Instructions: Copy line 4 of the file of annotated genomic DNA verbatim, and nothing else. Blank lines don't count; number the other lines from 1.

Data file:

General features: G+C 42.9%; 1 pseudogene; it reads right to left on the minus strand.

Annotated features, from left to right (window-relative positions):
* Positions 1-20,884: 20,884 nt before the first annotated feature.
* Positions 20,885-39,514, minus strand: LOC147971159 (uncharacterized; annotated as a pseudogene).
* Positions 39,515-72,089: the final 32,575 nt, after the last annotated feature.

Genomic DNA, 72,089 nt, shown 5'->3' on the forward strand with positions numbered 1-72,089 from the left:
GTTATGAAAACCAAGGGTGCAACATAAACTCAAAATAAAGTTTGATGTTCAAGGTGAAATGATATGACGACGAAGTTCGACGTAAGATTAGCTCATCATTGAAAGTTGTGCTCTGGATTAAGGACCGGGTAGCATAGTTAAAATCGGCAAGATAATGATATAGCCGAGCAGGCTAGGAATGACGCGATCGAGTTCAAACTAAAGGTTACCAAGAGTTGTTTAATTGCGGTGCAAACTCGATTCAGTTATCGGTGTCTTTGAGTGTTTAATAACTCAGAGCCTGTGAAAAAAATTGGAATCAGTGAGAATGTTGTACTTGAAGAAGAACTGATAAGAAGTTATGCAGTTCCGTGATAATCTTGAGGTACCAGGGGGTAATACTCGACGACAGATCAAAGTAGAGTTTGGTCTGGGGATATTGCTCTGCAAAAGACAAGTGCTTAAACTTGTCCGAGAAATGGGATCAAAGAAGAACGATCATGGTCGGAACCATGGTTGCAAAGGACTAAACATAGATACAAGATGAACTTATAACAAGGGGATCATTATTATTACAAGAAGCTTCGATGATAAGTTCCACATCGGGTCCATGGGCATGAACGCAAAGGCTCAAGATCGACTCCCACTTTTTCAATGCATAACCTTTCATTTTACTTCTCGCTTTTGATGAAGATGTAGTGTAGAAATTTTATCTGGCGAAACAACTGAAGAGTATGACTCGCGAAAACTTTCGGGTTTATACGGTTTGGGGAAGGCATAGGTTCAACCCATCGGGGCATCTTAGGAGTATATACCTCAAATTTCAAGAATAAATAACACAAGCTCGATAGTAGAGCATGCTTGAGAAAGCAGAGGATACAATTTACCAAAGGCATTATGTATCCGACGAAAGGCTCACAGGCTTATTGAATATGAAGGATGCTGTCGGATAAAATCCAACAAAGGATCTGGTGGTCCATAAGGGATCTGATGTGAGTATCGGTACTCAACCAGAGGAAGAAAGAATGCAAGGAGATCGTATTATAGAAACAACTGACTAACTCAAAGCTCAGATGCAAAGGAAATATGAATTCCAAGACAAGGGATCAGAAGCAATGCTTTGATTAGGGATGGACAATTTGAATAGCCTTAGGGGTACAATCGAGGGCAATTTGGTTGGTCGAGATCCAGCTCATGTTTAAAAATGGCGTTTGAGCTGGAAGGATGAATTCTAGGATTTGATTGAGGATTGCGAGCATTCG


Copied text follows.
* Positions 20,885-39,514, minus strand: LOC147971159 (uncharacterized; annotated as a pseudogene).